Yes, that's exactly what we have been looking at recently here, but the region tags seem to make it possible to express the control flow as well, so I think we could start with reg ions+metadata, as Hal and Xinmin proposed, and then figure out what needs to be first class instructions.

--Vikram Adve

Hi Vikram,

Hi Sanjoy,

Yes, that's exactly what we have been looking at recently here, but
the region tags seem to make it possible to express the control flow
as well, so I think we could start with reg ions+metadata, as Hal and

I'm not yet convinced that region tags are sufficient to model exotic
control flow.

(I don't know OpenMP so this is a copy-pasted-edited example)

Say we have:

void main() {
  #pragma omp parallel num_threads(4)
  {
    int i = omp_get_thread_num();
    int val;
    compute_something_into_val(&val, i);
    a[i] = val;
  }
}

I presume the (eventual) intended lowering is something like this (if
the intended lowering is different than this, and avoids the issue I'm
trying to highlight then my point is moot):

void main() {
  tok = llvm.experimental.intrinsic_a();

  int i = omp_get_thread_num();
  i32* val = alloca i32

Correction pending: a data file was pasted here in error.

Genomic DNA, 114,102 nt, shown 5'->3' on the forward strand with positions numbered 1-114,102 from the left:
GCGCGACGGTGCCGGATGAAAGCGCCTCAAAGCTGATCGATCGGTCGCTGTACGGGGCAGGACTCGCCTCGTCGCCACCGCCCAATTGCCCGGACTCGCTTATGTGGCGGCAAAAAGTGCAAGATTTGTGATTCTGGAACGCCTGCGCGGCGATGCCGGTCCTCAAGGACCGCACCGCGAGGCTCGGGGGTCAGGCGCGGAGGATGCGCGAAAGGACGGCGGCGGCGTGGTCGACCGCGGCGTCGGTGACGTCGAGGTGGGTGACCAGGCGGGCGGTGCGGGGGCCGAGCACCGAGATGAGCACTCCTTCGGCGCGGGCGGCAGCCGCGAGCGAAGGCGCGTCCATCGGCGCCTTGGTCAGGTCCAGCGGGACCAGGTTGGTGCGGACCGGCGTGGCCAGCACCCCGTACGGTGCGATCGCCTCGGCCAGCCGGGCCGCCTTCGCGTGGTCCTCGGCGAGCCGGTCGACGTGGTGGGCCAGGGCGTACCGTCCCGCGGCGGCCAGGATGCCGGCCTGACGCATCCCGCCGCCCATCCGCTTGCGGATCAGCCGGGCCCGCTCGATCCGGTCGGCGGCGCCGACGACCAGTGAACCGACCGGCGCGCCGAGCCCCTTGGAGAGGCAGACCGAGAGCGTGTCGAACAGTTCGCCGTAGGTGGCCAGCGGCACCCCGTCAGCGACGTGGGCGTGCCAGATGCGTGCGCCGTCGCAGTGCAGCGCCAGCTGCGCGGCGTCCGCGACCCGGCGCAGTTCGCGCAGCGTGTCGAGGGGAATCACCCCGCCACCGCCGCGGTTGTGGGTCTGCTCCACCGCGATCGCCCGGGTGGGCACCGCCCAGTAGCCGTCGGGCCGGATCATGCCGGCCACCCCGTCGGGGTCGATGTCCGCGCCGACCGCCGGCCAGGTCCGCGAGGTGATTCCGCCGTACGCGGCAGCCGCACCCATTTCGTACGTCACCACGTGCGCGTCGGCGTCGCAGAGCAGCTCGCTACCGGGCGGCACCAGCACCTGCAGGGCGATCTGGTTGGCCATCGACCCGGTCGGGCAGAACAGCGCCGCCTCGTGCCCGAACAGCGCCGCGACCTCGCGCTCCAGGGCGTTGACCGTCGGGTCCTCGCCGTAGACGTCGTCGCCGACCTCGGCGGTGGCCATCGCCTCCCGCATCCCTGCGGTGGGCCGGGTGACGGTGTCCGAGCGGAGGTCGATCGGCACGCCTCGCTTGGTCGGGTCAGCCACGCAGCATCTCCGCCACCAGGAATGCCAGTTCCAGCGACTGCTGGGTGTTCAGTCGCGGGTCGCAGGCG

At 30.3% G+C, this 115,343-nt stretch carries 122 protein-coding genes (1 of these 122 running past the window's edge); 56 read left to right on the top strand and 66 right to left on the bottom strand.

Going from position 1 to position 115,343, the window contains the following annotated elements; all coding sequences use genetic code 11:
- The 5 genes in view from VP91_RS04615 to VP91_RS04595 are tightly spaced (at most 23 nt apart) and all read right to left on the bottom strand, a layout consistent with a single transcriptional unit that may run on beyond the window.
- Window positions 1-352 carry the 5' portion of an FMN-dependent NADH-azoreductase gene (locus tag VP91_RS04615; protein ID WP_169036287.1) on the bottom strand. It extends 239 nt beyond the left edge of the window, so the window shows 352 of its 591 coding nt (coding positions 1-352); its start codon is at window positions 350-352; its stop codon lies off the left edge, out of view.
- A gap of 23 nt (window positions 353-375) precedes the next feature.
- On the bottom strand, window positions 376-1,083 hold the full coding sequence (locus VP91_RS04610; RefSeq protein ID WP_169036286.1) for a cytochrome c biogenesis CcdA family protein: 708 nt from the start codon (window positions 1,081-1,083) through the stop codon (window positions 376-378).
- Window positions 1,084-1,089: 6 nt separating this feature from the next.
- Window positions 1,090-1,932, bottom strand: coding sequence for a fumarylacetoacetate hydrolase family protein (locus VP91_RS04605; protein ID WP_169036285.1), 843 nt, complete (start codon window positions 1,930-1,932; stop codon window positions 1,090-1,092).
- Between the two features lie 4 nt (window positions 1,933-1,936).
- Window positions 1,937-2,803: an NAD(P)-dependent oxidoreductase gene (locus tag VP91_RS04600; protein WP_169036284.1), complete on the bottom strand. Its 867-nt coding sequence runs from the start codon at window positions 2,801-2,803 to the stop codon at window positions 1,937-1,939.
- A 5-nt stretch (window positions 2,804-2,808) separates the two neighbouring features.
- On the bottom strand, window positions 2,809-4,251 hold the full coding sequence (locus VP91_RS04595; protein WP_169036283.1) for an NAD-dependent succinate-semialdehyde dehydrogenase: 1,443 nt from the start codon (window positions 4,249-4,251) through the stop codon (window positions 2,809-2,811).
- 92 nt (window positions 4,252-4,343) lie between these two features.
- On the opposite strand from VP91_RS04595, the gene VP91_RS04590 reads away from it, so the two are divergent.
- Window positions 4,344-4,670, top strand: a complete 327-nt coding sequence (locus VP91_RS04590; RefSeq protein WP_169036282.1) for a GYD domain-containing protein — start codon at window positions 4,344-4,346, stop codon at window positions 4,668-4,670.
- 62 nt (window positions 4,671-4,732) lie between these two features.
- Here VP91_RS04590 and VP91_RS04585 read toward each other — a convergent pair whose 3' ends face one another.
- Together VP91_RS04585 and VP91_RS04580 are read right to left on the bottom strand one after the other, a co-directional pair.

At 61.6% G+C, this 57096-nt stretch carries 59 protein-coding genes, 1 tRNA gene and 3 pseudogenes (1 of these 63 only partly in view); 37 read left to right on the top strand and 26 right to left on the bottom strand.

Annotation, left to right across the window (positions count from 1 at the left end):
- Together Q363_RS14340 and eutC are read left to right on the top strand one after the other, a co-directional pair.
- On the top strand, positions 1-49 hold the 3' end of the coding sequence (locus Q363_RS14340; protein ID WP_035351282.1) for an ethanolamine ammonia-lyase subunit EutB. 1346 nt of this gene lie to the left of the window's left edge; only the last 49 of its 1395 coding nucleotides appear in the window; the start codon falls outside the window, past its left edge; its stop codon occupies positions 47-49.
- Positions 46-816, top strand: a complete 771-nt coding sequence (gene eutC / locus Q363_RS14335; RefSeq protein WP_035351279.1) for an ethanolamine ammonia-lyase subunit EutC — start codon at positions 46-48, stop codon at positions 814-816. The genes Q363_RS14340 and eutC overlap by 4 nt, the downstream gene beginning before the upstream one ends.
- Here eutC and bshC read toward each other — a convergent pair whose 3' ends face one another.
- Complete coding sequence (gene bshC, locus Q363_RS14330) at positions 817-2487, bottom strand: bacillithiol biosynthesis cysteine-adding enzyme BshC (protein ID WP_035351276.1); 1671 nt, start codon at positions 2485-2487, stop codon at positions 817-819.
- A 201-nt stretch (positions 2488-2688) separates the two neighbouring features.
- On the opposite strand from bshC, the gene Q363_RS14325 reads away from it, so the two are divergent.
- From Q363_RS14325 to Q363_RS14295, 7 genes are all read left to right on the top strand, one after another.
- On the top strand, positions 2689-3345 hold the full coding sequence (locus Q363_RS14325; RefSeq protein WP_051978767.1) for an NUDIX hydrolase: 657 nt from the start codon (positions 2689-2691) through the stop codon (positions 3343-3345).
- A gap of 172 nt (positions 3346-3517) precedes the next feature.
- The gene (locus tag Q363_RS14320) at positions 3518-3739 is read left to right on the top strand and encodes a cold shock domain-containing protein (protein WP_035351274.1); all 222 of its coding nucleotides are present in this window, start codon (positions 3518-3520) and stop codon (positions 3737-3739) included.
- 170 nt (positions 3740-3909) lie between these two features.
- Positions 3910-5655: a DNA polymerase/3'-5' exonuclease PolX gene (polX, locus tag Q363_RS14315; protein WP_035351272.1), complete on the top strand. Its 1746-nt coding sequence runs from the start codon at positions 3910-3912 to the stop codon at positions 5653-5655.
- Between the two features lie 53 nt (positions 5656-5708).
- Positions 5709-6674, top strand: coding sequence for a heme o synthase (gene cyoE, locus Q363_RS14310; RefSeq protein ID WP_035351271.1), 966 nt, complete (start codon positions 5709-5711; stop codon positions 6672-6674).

compute_something_into_val(val, i);
  a[i] = val;

  llvm.experimental.intrinsic_b(tok);
}

However, LLVM is free to hoist the alloca to the entry block:

void main() {
  i32* val = alloca i32
  tok = llvm.experimental.intrinsic_a();

  int i = omp_get_thread_num();
  compute_something_into_val(val, i);
  a[i] = val;

  llvm.experimental.intrinsic_b(tok);
}

and now you have a race between the four parallel forks.

The problem here is that nothing in the IR expresses that we have four
copies of the region running "at the same time". In fact, such a
control flow is alien to LLVM today.

For instance, another evil optimization may turn:

void main() {
  int a[4];
  #pragma omp parallel num_threads(4)
  {
    int i = omp_get_thread_num();
    int val = compute_something_into_val(i);
    a[i] = val;
  }

  return a[0] + a[1];
}

to

void main() {
  int a[4];
  #pragma omp parallel num_threads(4)
  {
    int i = omp_get_thread_num();
    int val = compute_something_into_val(i);
    a[i] = val;
  }

  return undef;
}

since a[i] = val could have initialized at most one element in a.

Now you could say that the llvm.experimental.intrinsic_a and
llvm.experimental.intrinsic_b intrinsics are magic, and even such
"obvious" optimizations are not allowed to happen across them; but then
calls to these intrinsics is pretty fundamentally different from
"normal" calls, and are probably best modeled as new instructions.
You're going to have to do the same kind of auditing of passes either